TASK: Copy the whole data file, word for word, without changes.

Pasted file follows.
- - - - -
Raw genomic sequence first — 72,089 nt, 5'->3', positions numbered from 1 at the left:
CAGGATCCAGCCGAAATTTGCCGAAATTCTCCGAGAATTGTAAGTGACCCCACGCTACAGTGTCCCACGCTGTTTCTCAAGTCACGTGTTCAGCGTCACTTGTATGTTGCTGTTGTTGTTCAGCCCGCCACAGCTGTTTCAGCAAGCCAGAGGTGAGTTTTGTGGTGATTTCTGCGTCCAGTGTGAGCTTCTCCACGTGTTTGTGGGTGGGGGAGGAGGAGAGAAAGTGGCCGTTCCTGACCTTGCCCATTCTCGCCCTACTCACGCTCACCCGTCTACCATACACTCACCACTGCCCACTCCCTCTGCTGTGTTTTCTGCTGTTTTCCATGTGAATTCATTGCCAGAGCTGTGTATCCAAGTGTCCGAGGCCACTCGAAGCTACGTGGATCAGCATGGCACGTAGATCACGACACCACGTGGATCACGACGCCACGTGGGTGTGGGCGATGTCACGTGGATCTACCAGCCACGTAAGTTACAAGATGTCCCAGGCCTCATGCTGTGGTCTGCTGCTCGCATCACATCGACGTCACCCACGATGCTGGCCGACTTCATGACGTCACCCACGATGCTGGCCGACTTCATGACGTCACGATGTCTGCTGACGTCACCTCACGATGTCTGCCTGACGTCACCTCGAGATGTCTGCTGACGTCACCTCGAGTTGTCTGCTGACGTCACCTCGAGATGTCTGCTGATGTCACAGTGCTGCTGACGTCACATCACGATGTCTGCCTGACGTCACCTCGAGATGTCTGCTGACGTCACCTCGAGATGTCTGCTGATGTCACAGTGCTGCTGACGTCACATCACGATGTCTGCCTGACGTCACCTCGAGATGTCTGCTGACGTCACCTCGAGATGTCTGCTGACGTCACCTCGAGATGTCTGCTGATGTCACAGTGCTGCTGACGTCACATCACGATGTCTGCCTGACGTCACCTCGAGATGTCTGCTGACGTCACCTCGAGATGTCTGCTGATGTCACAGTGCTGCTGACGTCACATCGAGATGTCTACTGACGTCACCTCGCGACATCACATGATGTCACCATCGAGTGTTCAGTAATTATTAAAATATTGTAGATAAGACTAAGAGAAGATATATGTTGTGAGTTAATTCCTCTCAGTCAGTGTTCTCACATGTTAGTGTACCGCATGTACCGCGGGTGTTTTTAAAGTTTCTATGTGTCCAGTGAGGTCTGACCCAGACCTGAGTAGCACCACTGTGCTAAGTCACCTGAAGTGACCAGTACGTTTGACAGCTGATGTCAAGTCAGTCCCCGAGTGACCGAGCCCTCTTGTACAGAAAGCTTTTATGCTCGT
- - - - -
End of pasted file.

Raw genomic sequence first — 72,089 nt, 5'->3', positions numbered from 1 at the left:
CAGGATCCAGCCGAAATTTGCCGAAATTCTCCGAGAATTGTAAGTGACCCCACGCTACAGTGTCCCACGCTGTTTCTCAAGTCACGTGTTCAGCGTCACTTGTATGTTGCTGTTGTTGTTCAGCCCGCCACAGCTGTTTCAGCAAGCCAGAGGTGAGTTTTGTGGTGATTTCTGCGTCCAGTGTGAGCTTCTCCACGTGTTTGTGGGTGGGGGAGGAGGAGAGAAAGTGGCCGTTCCTGACCTTGCCCATTCTCGCCCTACTCACGCTCACCCGTCTACCATACACTCACCACTGCCCACTCCCTCTGCTGTGTTTTCTGCTGTTTTCCATGTGAATTCATTGCCAGAGCTGTGTATCCAAGTGTCCGAGGCCACTCGAAGCTACGTGGATCAGCATGGCACGTAGATCACGACACCACGTGGATCACGACGCCACGTGGGTGTGGGCGATGTCACGTGGATCTACCAGCCACGTAAGTTACAAGATGTCCCAGGCCTCATGCTGTGGTCTGCTGCTCGCATCACATCGACGTCACCCACGATGCTGGCCGACTTCATGACGTCACCCACGATGCTGGCCGACTTCATGACGTCACGATGTCTGCTGACGTCACCTCACGATGTCTGCCTGACGTCACCTCGAGATGTCTGCTGACGTCACCTCGAGTTGTCTGCTGACGTCACCTCGAGATGTCTGCTGATGTCACAGTGCTGCTGACGTCACATCACGATGTCTGCCTGACGTCACCTCGAGATGTCTGCTGACGTCACCTCGAGATGTCTGCTGATGTCACAGTGCTGCTGACGTCACATCACGATGTCTGCCTGACGTCACCTCGAGATGTCTGCTGACGTCACCTCGAGATGTCTGCTGACGTCACCTCGAGATGTCTGCTGATGTCACAGTGCTGCTGACGTCACATCACGATGTCTGCCTGACGTCACCTCGAGATGTCTGCTGACGTCACCTCGAGATGTCTGCTGATGTCACAGTGCTGCTGACGTCACATCGAGATGTCTACTGACGTCACCTCGCGACATCACATGATGTCACCATCGAGTGTTCAGTAATTATTAAAATATTGTAGATAAGACTAAGAGAAGATATATGTTGTGAGTTAATTCCTCTCAGTCAGTGTTCTCACATGTTAGTGTACCGCATGTACCGCGGGTGTTTTTAAAGTTTCTATGTGTCCAGTGAGGTCTGACCCAGACCTGAGTAGCACCACTGTGCTAAGTCACCTGAAGTGACCAGTACGTTTGACAGCTGATGTCAAGTCAGTCCCCGAGTGACCGAGCCCTCTTGTACAGAAAGCTTTTATGCTCGT